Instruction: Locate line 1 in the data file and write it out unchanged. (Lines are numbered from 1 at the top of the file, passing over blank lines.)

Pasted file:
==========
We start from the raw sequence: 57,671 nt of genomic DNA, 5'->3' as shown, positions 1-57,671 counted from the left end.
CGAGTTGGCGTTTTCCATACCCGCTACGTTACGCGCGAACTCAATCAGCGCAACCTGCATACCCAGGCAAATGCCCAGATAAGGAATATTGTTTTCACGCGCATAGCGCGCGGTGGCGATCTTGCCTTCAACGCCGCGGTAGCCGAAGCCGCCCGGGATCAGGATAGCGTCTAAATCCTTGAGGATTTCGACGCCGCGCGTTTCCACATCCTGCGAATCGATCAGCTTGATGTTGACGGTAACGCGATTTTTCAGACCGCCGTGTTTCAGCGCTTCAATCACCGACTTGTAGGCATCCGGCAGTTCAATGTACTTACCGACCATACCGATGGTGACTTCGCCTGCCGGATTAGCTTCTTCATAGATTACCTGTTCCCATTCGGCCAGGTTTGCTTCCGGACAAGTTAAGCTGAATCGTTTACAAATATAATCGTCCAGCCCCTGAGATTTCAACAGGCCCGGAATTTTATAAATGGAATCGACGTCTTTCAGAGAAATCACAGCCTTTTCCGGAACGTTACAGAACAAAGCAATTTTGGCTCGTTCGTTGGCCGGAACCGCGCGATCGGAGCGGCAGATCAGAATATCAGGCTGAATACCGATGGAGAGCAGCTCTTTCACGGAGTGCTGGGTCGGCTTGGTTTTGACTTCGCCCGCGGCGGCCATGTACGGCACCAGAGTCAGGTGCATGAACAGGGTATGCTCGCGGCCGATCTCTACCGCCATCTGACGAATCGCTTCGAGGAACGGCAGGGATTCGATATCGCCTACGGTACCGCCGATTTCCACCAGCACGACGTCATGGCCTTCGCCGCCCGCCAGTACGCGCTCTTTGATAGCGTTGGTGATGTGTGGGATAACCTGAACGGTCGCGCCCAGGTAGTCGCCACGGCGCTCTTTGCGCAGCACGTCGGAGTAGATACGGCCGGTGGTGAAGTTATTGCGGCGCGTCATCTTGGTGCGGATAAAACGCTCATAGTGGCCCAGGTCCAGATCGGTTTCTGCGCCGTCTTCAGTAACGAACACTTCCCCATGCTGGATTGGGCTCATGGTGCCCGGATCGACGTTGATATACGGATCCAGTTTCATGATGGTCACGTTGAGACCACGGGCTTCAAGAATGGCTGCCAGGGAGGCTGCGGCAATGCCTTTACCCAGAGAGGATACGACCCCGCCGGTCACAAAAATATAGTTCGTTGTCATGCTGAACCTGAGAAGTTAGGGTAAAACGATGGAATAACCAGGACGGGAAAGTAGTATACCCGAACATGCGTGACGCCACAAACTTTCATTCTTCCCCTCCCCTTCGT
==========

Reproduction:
We start from the raw sequence: 57,671 nt of genomic DNA, 5'->3' as shown, positions 1-57,671 counted from the left end.